Tips for Preventing a Recurrence of Breast Cancer

Heidi Mallis, Cancer Prevention and Treatment Fund

Women (and men) who are diagnosed with breast cancer usually focus on treatment to destroy the cancer, and many don’t consider what changes they can make to prevent the cancer from returning. They may wish they had taken better care of themselves, but think it is too late to prevent cancer. It isn’t. It’s not just the surgery, radiation, or chemo that can keep you safe after a cancer diagnosis; there is growing evidence that there are a lot of other things you can also do that will help keep cancer from coming back.

Dr. Christopher Li at the Fred Hutchinson Cancer Research Center in Seattle found that female breast cancer survivors who were obese, had a history of smoking, and drank more than seven alcoholic beverages per week, were at an increased risk of developing a second primary breast cancer (“primary cancer” refers to the place where the cancer starts).[1] For patients diagnosed with breast cancer, recurrence most commonly occurs in the opposite breast (referred to as contralateral breast cancer), not the same breast where the cancer was initially treated.[2] It is estimated that one in 25 breast cancer survivors will develop a second primary breast cancer at least six months after their initial diagnosis.[3]

Li and his colleagues found that women who were obese, had a history of smoking, and drank heavily were seven times more likely to develop contralateral breast cancer than women with a non-obese body mass index (BMI), who did not smoke, and consumed less than seven alcoholic beverages per week.[4]

If you are wondering if you or someone you love is obese, it is possible to calculate BMI using the following formula:

[Weight (lbs)/height (in)2] x 703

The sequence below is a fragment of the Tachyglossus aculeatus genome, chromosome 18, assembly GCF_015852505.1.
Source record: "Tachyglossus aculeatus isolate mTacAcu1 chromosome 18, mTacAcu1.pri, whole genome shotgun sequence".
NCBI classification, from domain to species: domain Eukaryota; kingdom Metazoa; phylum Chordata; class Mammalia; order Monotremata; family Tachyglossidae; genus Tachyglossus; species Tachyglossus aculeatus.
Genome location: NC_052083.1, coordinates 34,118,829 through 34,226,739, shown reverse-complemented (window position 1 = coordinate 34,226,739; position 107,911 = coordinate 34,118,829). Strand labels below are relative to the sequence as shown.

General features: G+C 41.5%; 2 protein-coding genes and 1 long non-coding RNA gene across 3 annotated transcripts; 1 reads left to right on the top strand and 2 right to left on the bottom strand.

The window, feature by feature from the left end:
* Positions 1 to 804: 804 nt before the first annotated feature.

Say, for example, that you wanted to calculate the BMI for a person who is 5’9” and weighs 200 lbs.

Weight = 200 lbs, Height = 5’9” (69”),
Calculation = [200/(69)2] x 703 = 29.5

The resulting BMI of 29.5 could be plugged in to the standard BMI reference table to determine the weight status of a particular individual. The Centers for Disease Control and Prevention (CDC) provides the following BMI guidelines:

BMI Weight Status
Below 18.5
18.5 – 24.9
25.0 – 29.9
30.0 and Above

From this table, you can see that 29.5 would be considered “obese.”

The Bottom Line

Maintaining a healthy weight through diet and exercise can prevent breast cancer, and can also prevent breast cancer from returning. Breast cancer survivors have a much higher risks—two to six times greater risk—of developing a second breast cancer than women in the general population have of developing a first breast cancer. The study by Dr. Li and his colleagues shows very clearly that many women can reduce that risk by quitting smoking, maintaining a healthy weight or losing weight, and avoiding excessive consumption of alcoholic beverages.


  1. National Cancer Institute (2004). Metastatic cancer: Questions and answers. U.S. National Institutes of Health. September 1, 2004. (Accessed September 25, 2009).
  2. Wedam SB, Swain SM (2005). Contralateral breast cancer: Where does it all begin? Journal of Clinical Oncology, July 2005; 23(21): 4585-4587.
  3. Kurian AW, McClure LA, John EM, Horn-Ross PL, Ford JM, Clarke CA (2009). Second primary breast cancer occurrence according to hormone receptor status. Journal of the National Cancer Institute, August 5, 2009; 101(15):1058-1065.
  4. CI, Daling JR, Porter PL, Tang MT, Malone KE (2009). Relationship between potentially modifiable lifestyle factors and risk of second primary contralateral breast cancer among women diagnosed with estrogen receptor-positive invasive breast cancer. Journal of Clinical Oncology, September 8, 2009. (Accessed September 16, 2009).